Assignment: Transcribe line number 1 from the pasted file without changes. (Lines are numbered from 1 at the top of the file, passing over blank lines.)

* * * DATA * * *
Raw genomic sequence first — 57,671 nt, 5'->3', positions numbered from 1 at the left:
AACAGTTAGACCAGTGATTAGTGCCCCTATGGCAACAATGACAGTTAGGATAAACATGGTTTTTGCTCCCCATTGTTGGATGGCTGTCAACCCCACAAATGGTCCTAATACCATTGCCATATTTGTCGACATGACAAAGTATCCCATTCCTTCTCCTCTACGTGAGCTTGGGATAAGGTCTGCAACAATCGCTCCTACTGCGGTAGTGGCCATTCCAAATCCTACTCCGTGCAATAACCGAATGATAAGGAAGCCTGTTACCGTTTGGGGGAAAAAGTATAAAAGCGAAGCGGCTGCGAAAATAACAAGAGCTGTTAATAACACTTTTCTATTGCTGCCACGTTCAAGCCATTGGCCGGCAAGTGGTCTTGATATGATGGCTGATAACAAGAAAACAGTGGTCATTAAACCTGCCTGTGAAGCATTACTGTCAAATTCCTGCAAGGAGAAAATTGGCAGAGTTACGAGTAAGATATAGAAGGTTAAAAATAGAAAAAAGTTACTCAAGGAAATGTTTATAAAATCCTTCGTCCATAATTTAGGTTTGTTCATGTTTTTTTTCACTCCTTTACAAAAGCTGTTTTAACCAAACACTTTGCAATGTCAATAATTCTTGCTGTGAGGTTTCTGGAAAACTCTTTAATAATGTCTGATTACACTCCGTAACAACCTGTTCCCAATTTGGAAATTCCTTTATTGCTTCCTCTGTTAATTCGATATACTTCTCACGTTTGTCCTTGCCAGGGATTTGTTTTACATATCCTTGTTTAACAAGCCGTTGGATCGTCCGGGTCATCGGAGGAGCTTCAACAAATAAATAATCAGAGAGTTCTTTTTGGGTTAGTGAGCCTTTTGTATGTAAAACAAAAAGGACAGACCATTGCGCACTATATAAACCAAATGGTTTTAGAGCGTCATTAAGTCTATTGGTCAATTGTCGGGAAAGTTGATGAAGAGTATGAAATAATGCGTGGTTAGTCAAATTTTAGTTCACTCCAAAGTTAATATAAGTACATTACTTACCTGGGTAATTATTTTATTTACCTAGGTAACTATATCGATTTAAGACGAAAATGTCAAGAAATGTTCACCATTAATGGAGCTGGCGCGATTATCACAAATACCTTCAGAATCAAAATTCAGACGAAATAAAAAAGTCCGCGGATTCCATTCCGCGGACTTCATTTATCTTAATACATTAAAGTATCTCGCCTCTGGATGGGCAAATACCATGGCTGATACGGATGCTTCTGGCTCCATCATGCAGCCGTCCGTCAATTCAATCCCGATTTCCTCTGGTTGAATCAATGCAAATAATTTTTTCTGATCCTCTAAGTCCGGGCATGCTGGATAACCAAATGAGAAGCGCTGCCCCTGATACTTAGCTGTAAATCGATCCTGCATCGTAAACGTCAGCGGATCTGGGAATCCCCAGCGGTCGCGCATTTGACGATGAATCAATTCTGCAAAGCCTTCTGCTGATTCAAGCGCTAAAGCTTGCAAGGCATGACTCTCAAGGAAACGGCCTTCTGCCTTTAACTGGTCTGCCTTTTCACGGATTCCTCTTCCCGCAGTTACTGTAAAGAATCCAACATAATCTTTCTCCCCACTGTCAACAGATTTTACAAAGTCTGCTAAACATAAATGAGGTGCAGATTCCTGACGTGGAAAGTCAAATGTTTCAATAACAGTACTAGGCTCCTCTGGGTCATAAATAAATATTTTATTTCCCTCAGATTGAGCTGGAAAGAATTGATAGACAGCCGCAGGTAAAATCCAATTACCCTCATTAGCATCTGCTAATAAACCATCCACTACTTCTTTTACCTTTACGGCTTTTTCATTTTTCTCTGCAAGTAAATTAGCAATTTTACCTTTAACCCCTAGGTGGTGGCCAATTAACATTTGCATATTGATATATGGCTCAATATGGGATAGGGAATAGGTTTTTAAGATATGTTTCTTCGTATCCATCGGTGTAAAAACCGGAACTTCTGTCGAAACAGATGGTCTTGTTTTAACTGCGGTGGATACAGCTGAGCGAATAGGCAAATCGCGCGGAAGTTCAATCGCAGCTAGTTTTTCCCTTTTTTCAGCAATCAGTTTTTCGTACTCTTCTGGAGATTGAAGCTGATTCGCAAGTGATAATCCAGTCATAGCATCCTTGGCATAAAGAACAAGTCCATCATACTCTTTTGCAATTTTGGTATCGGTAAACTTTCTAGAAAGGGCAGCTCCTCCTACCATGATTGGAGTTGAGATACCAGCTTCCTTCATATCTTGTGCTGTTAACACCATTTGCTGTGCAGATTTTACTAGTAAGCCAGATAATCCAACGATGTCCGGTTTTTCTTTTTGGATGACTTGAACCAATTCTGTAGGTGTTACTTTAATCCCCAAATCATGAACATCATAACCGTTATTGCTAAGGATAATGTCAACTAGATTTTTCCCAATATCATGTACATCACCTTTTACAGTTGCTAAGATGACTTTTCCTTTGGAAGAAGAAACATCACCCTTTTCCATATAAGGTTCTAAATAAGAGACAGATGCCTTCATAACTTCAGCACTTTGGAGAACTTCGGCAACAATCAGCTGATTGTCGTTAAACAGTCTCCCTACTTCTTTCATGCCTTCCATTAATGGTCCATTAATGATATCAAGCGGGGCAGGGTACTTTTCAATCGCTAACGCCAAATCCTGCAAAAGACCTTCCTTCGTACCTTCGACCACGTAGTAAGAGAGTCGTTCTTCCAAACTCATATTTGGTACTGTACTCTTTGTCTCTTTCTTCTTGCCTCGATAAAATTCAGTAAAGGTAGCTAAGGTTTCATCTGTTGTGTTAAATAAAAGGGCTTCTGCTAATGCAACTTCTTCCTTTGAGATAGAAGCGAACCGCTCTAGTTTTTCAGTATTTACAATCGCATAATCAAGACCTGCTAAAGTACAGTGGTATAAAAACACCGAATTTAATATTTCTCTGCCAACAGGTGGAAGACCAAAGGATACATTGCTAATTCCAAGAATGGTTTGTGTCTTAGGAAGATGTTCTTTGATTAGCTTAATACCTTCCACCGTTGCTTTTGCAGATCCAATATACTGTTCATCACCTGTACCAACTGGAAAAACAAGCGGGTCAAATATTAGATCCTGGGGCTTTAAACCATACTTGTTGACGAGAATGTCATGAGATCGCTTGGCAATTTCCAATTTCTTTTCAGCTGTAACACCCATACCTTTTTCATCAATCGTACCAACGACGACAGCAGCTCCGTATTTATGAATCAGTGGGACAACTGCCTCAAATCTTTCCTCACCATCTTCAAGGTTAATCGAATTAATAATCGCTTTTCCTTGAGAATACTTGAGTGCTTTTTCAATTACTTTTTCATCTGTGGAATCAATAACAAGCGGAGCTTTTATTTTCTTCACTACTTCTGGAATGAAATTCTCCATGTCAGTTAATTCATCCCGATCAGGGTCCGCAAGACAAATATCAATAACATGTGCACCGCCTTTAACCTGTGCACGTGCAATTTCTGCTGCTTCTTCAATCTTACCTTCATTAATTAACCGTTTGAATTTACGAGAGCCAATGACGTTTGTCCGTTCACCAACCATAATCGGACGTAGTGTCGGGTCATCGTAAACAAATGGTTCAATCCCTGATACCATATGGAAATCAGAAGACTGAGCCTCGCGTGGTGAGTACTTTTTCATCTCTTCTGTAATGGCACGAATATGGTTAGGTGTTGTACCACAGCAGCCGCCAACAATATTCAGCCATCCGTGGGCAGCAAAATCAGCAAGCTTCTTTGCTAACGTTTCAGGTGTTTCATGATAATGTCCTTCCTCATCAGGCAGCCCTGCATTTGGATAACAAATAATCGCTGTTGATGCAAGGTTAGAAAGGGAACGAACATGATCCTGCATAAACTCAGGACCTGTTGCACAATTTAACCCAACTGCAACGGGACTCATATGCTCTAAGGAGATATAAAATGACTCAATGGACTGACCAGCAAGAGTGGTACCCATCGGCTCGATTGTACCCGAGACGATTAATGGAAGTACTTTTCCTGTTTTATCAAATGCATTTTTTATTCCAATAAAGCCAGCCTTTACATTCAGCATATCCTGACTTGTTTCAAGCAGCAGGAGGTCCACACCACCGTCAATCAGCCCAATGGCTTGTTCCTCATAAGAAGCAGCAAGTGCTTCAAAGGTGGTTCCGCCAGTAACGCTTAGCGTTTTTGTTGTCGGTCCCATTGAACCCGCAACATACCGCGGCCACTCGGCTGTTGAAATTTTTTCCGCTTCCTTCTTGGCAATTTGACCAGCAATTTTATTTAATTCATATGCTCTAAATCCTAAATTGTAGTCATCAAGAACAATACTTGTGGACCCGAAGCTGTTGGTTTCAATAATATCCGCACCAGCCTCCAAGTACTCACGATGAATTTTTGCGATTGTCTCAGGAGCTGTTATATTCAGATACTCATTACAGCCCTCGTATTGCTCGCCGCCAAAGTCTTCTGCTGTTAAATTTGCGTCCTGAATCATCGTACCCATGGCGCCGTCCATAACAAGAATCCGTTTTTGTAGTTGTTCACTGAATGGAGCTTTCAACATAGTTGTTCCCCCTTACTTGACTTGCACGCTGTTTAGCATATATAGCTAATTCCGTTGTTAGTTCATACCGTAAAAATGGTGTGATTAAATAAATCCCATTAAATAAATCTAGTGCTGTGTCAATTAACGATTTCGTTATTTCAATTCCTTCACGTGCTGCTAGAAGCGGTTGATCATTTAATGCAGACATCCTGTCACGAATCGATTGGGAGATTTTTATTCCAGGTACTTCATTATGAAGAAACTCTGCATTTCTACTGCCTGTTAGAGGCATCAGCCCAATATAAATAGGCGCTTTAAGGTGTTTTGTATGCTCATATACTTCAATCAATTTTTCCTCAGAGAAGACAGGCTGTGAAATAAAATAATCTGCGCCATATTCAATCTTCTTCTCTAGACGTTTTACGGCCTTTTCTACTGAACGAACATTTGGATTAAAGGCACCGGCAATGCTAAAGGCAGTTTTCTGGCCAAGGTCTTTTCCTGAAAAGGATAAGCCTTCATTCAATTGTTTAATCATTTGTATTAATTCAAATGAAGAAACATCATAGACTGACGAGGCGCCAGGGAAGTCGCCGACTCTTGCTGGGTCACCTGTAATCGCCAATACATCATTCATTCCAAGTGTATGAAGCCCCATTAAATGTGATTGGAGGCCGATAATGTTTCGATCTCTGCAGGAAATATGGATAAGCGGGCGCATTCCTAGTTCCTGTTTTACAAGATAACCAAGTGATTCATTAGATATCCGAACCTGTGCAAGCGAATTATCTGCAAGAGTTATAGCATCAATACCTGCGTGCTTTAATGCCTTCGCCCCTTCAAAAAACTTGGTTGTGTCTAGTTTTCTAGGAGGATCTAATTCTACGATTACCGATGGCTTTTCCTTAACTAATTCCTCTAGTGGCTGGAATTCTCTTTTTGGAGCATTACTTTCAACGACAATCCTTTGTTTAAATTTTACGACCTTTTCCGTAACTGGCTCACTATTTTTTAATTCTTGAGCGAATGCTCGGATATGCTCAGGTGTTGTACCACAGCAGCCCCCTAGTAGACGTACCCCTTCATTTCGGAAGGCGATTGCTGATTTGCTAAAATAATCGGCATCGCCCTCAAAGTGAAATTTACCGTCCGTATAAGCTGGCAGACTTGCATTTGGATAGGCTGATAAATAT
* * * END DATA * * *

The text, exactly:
Raw genomic sequence first — 57,671 nt, 5'->3', positions numbered from 1 at the left: